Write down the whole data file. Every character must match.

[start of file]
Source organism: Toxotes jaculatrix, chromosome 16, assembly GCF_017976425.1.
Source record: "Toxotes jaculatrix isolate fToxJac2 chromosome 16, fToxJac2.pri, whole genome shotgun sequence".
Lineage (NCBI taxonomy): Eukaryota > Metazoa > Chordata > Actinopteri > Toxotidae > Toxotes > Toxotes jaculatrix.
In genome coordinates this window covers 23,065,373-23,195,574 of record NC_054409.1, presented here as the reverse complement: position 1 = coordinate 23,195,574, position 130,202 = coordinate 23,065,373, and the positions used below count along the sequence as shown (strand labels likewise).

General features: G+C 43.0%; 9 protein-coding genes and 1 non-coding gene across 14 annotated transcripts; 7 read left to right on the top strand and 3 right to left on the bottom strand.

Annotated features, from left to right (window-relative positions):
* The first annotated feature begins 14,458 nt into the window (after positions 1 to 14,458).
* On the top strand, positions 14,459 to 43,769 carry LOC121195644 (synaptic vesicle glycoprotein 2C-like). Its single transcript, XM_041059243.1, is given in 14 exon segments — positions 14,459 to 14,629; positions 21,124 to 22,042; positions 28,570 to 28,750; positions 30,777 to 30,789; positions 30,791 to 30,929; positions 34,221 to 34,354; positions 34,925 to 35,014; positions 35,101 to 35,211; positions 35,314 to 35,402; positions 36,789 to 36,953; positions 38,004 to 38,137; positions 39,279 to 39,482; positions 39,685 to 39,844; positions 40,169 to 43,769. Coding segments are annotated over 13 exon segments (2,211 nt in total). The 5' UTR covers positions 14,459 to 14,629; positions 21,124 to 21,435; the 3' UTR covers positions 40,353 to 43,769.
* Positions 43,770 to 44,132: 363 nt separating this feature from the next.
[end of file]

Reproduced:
Source organism: Toxotes jaculatrix, chromosome 16, assembly GCF_017976425.1.
Source record: "Toxotes jaculatrix isolate fToxJac2 chromosome 16, fToxJac2.pri, whole genome shotgun sequence".
Lineage (NCBI taxonomy): Eukaryota > Metazoa > Chordata > Actinopteri > Toxotidae > Toxotes > Toxotes jaculatrix.
In genome coordinates this window covers 23,065,373-23,195,574 of record NC_054409.1, presented here as the reverse complement: position 1 = coordinate 23,195,574, position 130,202 = coordinate 23,065,373, and the positions used below count along the sequence as shown (strand labels likewise).

General features: G+C 43.0%; 9 protein-coding genes and 1 non-coding gene across 14 annotated transcripts; 7 read left to right on the top strand and 3 right to left on the bottom strand.

Annotated features, from left to right (window-relative positions):
* The first annotated feature begins 14,458 nt into the window (after positions 1 to 14,458).
* On the top strand, positions 14,459 to 43,769 carry LOC121195644 (synaptic vesicle glycoprotein 2C-like). Its single transcript, XM_041059243.1, is given in 14 exon segments — positions 14,459 to 14,629; positions 21,124 to 22,042; positions 28,570 to 28,750; positions 30,777 to 30,789; positions 30,791 to 30,929; positions 34,221 to 34,354; positions 34,925 to 35,014; positions 35,101 to 35,211; positions 35,314 to 35,402; positions 36,789 to 36,953; positions 38,004 to 38,137; positions 39,279 to 39,482; positions 39,685 to 39,844; positions 40,169 to 43,769. Coding segments are annotated over 13 exon segments (2,211 nt in total). The 5' UTR covers positions 14,459 to 14,629; positions 21,124 to 21,435; the 3' UTR covers positions 40,353 to 43,769.
* Positions 43,770 to 44,132: 363 nt separating this feature from the next.